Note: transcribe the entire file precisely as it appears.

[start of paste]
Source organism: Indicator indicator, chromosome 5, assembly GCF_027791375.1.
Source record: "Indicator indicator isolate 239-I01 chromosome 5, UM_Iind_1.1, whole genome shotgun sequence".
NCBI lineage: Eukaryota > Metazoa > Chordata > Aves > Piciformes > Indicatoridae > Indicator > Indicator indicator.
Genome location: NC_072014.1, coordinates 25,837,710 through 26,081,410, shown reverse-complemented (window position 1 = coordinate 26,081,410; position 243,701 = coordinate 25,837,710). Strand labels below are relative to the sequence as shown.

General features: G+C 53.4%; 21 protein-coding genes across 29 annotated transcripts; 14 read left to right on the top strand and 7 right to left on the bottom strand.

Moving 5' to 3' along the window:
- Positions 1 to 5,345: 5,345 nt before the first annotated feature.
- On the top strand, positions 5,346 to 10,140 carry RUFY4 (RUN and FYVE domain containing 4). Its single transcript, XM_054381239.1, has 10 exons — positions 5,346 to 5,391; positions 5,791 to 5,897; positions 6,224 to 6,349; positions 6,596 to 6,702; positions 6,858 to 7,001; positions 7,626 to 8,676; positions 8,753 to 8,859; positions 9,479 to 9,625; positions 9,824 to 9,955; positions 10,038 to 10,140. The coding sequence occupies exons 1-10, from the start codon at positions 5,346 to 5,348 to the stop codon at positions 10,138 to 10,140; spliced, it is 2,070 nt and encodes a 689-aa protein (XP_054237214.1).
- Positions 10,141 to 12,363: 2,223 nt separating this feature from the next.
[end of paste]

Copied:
Source organism: Indicator indicator, chromosome 5, assembly GCF_027791375.1.
Source record: "Indicator indicator isolate 239-I01 chromosome 5, UM_Iind_1.1, whole genome shotgun sequence".
NCBI lineage: Eukaryota > Metazoa > Chordata > Aves > Piciformes > Indicatoridae > Indicator > Indicator indicator.
Genome location: NC_072014.1, coordinates 25,837,710 through 26,081,410, shown reverse-complemented (window position 1 = coordinate 26,081,410; position 243,701 = coordinate 25,837,710). Strand labels below are relative to the sequence as shown.

General features: G+C 53.4%; 21 protein-coding genes across 29 annotated transcripts; 14 read left to right on the top strand and 7 right to left on the bottom strand.

Moving 5' to 3' along the window:
- Positions 1 to 5,345: 5,345 nt before the first annotated feature.
- On the top strand, positions 5,346 to 10,140 carry RUFY4 (RUN and FYVE domain containing 4). Its single transcript, XM_054381239.1, has 10 exons — positions 5,346 to 5,391; positions 5,791 to 5,897; positions 6,224 to 6,349; positions 6,596 to 6,702; positions 6,858 to 7,001; positions 7,626 to 8,676; positions 8,753 to 8,859; positions 9,479 to 9,625; positions 9,824 to 9,955; positions 10,038 to 10,140. The coding sequence occupies exons 1-10, from the start codon at positions 5,346 to 5,348 to the stop codon at positions 10,138 to 10,140; spliced, it is 2,070 nt and encodes a 689-aa protein (XP_054237214.1).
- Positions 10,141 to 12,363: 2,223 nt separating this feature from the next.